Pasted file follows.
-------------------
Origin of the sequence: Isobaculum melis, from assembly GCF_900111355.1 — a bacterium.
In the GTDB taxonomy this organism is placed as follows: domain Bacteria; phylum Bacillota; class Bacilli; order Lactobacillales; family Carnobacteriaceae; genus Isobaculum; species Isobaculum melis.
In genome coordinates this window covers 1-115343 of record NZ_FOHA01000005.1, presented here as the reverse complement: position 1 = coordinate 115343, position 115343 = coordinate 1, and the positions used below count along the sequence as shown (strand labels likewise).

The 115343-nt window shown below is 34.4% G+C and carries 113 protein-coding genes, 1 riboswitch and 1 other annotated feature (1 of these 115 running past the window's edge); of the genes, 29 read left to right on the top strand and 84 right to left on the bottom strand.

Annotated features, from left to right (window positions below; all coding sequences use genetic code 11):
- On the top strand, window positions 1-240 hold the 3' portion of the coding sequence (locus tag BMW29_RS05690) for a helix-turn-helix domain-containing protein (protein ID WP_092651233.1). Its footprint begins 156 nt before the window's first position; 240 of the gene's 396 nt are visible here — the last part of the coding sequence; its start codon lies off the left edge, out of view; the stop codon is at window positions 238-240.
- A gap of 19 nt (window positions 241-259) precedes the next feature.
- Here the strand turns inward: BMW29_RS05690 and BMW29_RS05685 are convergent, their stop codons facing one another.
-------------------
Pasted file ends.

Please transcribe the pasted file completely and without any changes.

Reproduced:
Origin of the sequence: Isobaculum melis, from assembly GCF_900111355.1 — a bacterium.
In the GTDB taxonomy this organism is placed as follows: domain Bacteria; phylum Bacillota; class Bacilli; order Lactobacillales; family Carnobacteriaceae; genus Isobaculum; species Isobaculum melis.
In genome coordinates this window covers 1-115343 of record NZ_FOHA01000005.1, presented here as the reverse complement: position 1 = coordinate 115343, position 115343 = coordinate 1, and the positions used below count along the sequence as shown (strand labels likewise).

The 115343-nt window shown below is 34.4% G+C and carries 113 protein-coding genes, 1 riboswitch and 1 other annotated feature (1 of these 115 running past the window's edge); of the genes, 29 read left to right on the top strand and 84 right to left on the bottom strand.

Annotated features, from left to right (window positions below; all coding sequences use genetic code 11):
- On the top strand, window positions 1-240 hold the 3' portion of the coding sequence (locus tag BMW29_RS05690) for a helix-turn-helix domain-containing protein (protein ID WP_092651233.1). Its footprint begins 156 nt before the window's first position; 240 of the gene's 396 nt are visible here — the last part of the coding sequence; its start codon lies off the left edge, out of view; the stop codon is at window positions 238-240.
- A gap of 19 nt (window positions 241-259) precedes the next feature.
- Here the strand turns inward: BMW29_RS05690 and BMW29_RS05685 are convergent, their stop codons facing one another.